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    #1

    stand for/fill in for

    Hi

    Mark's not at work today, who will stand in for him.
    Mark's not at work today, who will fill in for him.

    --- Do they mean the same thing?


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    #2

    Re: stand for/fill in for

    Quote Originally Posted by GUEST2008 View Post
    Hi

    Mark's not at work today, who will stand in for him.
    Mark's not at work today, who will fill in for him.

    --- Do they mean the same thing?
    'fill in for sb' is, to my mind, the normal neutral while 'stand in for him', which seems to carry connotations of greater responsibility than simply doing Mark's job for the day, isn't what would be used for this situation.

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    #3

    Re: stand for/fill in for

    So it's better to say "fill in for" in this case?

    So when would you use "stand in for"?

    cheers


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    #4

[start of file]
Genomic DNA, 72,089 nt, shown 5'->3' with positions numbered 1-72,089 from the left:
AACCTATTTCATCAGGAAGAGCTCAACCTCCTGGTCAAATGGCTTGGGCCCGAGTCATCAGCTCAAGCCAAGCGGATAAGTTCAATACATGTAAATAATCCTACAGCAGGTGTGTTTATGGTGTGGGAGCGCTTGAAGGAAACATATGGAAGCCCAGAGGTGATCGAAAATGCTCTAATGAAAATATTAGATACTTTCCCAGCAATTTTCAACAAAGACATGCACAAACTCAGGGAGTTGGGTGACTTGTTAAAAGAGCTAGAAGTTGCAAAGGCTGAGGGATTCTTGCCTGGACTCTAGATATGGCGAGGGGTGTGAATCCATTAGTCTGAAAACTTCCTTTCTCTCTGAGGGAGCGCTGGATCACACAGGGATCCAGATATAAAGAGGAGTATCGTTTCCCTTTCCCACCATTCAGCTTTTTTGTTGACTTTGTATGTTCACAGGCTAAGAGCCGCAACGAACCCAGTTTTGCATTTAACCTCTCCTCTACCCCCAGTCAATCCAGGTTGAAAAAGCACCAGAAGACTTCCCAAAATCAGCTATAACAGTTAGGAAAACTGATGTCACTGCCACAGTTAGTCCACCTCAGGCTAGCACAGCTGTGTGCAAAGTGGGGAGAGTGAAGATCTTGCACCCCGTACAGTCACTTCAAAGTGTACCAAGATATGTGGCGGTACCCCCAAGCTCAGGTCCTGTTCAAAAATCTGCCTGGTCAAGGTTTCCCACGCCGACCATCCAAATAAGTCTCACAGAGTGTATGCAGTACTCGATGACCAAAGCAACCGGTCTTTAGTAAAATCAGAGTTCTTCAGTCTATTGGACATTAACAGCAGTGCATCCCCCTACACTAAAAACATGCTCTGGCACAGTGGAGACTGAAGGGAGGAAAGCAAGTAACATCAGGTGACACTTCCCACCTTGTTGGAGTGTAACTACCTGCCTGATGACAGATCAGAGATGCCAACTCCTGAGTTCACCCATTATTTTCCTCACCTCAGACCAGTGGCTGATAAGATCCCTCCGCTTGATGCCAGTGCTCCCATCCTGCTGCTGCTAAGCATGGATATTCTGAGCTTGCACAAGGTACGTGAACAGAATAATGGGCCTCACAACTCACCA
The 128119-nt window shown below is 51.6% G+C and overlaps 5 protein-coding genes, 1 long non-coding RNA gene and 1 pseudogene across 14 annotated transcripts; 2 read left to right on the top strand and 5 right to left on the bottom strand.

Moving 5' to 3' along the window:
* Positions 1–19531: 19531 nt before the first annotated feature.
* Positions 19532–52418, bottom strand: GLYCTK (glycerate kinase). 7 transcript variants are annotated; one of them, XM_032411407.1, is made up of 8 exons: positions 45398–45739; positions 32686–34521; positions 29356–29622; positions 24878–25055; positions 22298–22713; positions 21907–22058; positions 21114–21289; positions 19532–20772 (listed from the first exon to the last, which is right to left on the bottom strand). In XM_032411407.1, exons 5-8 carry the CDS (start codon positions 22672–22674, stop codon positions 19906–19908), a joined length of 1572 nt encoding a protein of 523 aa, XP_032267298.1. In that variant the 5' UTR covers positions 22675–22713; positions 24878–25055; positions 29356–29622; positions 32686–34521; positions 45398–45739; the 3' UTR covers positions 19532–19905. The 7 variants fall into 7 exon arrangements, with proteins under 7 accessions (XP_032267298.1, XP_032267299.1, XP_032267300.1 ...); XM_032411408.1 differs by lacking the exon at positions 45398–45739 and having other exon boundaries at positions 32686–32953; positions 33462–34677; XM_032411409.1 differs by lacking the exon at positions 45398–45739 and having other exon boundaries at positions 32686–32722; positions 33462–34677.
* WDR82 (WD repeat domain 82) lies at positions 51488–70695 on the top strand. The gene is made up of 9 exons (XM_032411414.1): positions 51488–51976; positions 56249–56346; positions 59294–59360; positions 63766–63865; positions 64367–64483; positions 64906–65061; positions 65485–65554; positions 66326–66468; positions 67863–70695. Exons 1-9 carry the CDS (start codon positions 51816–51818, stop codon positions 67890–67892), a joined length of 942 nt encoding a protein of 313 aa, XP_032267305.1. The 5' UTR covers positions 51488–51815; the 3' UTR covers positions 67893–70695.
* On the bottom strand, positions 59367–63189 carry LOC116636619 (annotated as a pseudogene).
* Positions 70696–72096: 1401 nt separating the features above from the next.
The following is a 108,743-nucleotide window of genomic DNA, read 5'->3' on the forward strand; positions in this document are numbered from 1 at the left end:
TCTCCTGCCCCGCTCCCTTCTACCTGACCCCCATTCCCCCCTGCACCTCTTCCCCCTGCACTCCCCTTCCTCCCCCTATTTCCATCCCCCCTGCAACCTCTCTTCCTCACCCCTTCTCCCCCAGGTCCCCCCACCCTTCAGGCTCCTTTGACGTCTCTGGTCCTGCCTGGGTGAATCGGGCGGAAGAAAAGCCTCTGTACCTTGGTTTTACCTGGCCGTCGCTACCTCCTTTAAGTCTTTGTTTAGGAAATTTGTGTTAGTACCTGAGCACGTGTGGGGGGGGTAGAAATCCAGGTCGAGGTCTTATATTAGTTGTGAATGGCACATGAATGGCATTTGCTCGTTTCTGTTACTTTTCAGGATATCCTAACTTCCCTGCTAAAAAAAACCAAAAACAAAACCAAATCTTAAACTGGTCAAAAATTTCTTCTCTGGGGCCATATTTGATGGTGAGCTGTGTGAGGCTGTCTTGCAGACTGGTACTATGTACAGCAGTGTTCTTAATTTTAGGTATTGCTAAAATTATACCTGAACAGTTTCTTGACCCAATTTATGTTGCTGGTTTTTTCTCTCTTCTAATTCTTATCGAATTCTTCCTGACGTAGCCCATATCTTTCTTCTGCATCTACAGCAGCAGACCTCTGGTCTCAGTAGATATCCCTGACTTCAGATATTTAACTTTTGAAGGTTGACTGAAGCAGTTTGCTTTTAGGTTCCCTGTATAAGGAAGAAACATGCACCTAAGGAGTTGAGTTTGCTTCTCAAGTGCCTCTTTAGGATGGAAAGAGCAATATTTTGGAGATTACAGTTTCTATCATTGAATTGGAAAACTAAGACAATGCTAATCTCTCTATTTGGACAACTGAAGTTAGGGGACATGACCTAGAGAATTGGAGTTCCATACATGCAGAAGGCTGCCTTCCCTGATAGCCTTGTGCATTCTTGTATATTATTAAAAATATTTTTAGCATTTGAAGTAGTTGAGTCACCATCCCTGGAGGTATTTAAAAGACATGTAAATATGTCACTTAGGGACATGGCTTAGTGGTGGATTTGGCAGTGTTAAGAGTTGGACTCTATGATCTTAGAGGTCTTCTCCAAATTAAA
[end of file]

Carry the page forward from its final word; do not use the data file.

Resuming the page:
Re: stand for/fill in for

    Quote Originally Posted by GUEST2008 View Post
    So it's better to say "fill in for" in this case?

    So when would you use "stand in for"?

    cheers
    As I mentioned, Guest, it holds a feeling of greater responsibility. This might help.

    [man who is to give a big presentation to a group of investors phones in sick]

    Man: Hello, Boss. I'm in the hospital with a case of appendicitis. I'll be going into surgery after lunch.

    Boss: What?! I guess we'll have to cancel the big meeting.

    Man: No, don't do that. Brian has agreed to stand in for me. He knows this subject as well as I do. He's been working on this thing with me for a month and I know that he's a better speaker so things should go perfectly.

    Boss: Well, if you say so, I'll have to trust you.


    ===============

    And this,

    stand in for - idiom
    Substitute for, as in He's kindly agreed to stand in for me at the reception. [Early 1900s]
    The American Heritage® Dictionary of Idioms by Christine Ammer. Copyright © 2003, 1997 by The Christine Ammer 1992 Trust. Published by Houghton Mifflin Harcourt Publishing Company. All rights reserved.


    stand in for - meaning

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    #5

    Re: stand for/fill in for

    Quote Originally Posted by GUEST2008 View Post
    Hi

    Mark's not at work today, who will stand in for him.
    Mark's not at work today, who will fill in for him.

    --- Do they mean the same thing?
    Aside from your vocabulary question, note that this is a comma slice. You cannot join to independent clauses with a comma.

    Mark's not at work today. Who will fill in for him?

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